It is almost universal that Mezuzot are affixed to doorposts by rolling it up tightly and inserting into some protective case.
The Rambam writes in Hilchot Mezuzah 6:13 that encountering a Mezuzah should be a profound experience:
חייב אדם להזהר במזוזה מפני שהיא חובת הכל תמיד וכל זמן שיכנס ויצא יפגע ביחוד השם שמו של הקדוש ב"ה ויזכור אהבתו ויעור משנתו ושגיותיו בהבלי הזמן וידע שאין דבר העומד לעולם ולעולמי עולמים אלא ידיעת צור העולם ומיד הוא חוזר לדעתו והולך בדרכי מישרים
People must be very careful about the mitzvah of mezuzah because it is an obligation on everyone at all times, so that any time they go out or come in, they will brush against the unity of the name of the Holy Blessed One and remember God's love and wake up from their sleep and errors in the futilities of daily life and know that there is nothing that lasts forever except the knowledge of the Rock of Ages. And they will then immediately return to their true knowledge and and walk on the right path.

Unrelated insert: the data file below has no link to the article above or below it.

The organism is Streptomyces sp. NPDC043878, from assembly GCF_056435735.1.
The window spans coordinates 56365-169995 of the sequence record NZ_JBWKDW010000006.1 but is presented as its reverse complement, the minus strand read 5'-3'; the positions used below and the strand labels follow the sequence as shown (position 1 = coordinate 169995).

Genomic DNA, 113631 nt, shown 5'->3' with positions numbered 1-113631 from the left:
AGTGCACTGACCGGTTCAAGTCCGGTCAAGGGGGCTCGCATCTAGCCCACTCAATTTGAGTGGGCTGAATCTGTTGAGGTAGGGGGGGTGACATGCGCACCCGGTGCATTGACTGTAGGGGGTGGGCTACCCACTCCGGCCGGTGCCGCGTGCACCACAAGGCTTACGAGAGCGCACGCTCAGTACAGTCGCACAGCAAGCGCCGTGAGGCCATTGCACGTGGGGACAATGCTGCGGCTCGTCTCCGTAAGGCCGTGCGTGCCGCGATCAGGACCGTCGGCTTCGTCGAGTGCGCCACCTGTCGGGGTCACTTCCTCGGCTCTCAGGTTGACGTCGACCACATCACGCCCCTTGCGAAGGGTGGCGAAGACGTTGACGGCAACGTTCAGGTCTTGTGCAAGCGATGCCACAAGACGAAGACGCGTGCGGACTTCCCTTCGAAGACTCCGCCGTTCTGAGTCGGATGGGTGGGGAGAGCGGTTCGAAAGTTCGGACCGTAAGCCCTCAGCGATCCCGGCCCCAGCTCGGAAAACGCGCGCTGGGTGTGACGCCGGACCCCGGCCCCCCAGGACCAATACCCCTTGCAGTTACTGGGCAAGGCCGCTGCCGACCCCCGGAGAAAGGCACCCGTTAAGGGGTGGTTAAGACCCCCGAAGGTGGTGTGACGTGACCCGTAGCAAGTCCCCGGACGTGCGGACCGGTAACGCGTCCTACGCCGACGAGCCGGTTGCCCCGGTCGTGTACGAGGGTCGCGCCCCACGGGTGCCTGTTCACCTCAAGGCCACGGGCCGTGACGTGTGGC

It's hard for me to have that experience when the Mezuzah is unable to be read. Personally, I think I would more successfully achieve this level of awareness if I was able to actually see the writing of the Mezuzah each time I passed through the doorway.
According to a Safrut website, stam.net:
It is not proper to roll the mezuzah inside out or to leave it unrolled in order to be able to view the lettering.
Halacha requires that the scroll should be rolled from left to right i.e. the word "Echad" going to "Shema". Although the posture spread out flat does not invalidate it, for it is kosher after the fact, still it must be fixed.
Personally the SA's lashon there sounds circumstantial to me, not intentionally halachic, especially if seen in light of Rambam. The author above presents his interpretation as a given.
What is the source for this, and is there any debate surrounding this issue? I would probably encase the parchment in two glass sheets as protection.
Rambam seems to take for granted that you will be rolling it up, but does not specify if this is more desirable or just the way it has always been done.